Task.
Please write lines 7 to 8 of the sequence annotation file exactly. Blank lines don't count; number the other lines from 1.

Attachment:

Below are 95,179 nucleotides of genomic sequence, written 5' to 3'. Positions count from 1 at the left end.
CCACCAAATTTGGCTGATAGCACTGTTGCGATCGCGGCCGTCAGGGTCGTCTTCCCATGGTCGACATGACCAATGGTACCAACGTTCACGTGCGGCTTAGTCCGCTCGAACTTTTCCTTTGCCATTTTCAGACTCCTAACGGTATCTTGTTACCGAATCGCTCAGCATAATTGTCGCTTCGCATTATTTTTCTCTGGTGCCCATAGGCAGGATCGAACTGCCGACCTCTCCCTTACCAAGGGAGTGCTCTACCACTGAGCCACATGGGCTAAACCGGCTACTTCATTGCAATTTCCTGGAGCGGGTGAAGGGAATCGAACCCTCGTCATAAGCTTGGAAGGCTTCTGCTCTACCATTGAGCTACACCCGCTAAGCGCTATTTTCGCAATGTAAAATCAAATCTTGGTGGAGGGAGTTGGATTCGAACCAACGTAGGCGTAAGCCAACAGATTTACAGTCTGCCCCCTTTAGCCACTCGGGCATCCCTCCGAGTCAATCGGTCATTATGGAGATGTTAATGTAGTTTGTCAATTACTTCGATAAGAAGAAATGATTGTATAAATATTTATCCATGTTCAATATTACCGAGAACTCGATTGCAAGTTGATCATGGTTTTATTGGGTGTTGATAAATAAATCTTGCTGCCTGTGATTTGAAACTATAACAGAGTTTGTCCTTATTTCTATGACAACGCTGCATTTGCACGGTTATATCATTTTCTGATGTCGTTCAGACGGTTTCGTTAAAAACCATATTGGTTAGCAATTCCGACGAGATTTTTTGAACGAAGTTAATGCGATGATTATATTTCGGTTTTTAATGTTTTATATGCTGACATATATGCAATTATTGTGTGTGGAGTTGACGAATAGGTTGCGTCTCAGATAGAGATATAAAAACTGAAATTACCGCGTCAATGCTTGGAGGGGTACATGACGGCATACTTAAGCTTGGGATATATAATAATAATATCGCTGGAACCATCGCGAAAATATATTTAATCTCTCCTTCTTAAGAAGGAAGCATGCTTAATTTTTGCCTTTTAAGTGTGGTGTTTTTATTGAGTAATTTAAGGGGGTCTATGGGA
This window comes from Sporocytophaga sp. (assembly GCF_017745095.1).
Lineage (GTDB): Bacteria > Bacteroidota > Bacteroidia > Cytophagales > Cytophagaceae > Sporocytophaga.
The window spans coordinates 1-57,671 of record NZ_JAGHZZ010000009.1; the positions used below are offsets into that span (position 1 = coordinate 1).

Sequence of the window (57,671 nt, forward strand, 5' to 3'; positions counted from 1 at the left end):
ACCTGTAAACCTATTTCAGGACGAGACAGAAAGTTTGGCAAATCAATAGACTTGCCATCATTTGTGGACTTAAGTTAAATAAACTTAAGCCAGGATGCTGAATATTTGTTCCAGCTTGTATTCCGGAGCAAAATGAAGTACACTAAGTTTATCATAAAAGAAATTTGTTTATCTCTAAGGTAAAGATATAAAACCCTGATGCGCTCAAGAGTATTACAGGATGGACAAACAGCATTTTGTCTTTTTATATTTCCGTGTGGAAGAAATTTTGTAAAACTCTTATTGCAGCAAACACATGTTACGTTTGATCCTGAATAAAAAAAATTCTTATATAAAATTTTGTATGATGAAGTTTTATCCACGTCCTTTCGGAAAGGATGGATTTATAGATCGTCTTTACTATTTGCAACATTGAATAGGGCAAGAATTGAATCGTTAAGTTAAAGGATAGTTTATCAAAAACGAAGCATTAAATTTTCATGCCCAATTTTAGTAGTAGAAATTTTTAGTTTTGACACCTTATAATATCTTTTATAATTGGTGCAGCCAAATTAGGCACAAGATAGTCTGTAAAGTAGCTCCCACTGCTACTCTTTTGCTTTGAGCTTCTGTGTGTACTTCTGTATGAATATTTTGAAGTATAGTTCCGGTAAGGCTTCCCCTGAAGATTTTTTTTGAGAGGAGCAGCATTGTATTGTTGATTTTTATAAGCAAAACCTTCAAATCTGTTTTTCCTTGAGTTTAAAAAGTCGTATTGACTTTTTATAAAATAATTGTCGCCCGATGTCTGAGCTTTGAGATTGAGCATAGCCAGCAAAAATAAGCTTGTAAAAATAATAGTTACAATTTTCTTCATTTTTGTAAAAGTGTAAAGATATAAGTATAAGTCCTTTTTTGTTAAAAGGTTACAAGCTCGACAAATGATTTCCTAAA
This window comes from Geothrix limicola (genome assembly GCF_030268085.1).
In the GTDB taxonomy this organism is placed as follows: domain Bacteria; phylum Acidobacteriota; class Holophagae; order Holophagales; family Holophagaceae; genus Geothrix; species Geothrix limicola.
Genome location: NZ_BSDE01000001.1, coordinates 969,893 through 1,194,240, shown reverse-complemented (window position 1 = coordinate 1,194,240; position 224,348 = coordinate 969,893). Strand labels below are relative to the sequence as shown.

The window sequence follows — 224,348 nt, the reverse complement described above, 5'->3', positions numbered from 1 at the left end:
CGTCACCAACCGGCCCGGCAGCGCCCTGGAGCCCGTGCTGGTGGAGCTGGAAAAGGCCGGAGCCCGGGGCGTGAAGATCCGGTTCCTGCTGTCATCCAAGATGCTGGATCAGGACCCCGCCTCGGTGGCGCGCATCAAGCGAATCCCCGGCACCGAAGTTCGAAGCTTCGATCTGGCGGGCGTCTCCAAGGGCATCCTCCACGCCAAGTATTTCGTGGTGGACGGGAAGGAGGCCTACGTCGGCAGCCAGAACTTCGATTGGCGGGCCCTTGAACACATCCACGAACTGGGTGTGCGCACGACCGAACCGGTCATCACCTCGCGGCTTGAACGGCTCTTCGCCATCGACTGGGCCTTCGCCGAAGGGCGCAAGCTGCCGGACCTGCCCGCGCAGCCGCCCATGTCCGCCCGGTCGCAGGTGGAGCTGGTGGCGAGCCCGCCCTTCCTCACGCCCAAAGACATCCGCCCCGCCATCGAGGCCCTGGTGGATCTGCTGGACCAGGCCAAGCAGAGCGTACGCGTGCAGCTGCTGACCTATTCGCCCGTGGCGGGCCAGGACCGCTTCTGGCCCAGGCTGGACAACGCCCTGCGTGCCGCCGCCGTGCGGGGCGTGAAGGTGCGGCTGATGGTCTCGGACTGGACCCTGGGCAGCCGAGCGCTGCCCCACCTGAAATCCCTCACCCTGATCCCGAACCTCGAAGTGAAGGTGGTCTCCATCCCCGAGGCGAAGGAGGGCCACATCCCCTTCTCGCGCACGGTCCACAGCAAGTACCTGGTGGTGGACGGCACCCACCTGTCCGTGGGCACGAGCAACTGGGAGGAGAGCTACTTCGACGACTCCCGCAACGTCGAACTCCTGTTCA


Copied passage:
ACCTGTAAACCTATTTCAGGACGAGACAGAAAGTTTGGCAAATCAATAGACTTGCCATCATTTGTGGACTTAAGTTAAATAAACTTAAGCCAGGATGCTGAATATTTGTTCCAGCTTGTATTCCGGAGCAAAATGAAGTACACTAAGTTTATCATAAAAGAAATTTGTTTATCTCTAAGGTAAAGATATAAAACCCTGATGCGCTCAAGAGTATTACAGGATGGACAAACAGCATTTTGTCTTTTTATATTTCCGTGTGGAAGAAATTTTGTAAAACTCTTATTGCAGCAAACACATGTTACGTTTGATCCTGAATAAAAAAAATTCTTATATAAAATTTTGTATGATGAAGTTTTATCCACGTCCTTTCGGAAAGGATGGATTTATAGATCGTCTTTACTATTTGCAACATTGAATAGGGCAAGAATTGAATCGTTAAGTTAAAGGATAGTTTATCAAAAACGAAGCATTAAATTTTCATGCCCAATTTTAGTAGTAGAAATTTTTAGTTTTGACACCTTATAATATCTTTTATAATTGGTGCAGCCAAATTAGGCACAAGATAGTCTGTAAAGTAGCTCCCACTGCTACTCTTTTGCTTTGAGCTTCTGTGTGTACTTCTGTATGAATATTTTGAAGTATAGTTCCGGTAAGGCTTCCCCTGAAGATTTTTTTTGAGAGGAGCAGCATTGTATTGTTGATTTTTATAAGCAAAACCTTCAAATCTGTTTTTCCTTGAGTTTAAAAAGTCGTATTGACTTTTTATAAAATAATTGTCGCCCGATGTCTGAGCTTTGAGATTGAGCATAGCCAGCAAAAATAAGCTTGTAAAAATAATAGTTACAATTTTCTTCATTTTTGTAAAAGTGTAAAGATATAAGTATAAGTCCTTTTTTGTTAAAAGGTTACAAGCTCGACAAATGATTTCCTAAA
This window comes from Geothrix limicola (genome assembly GCF_030268085.1).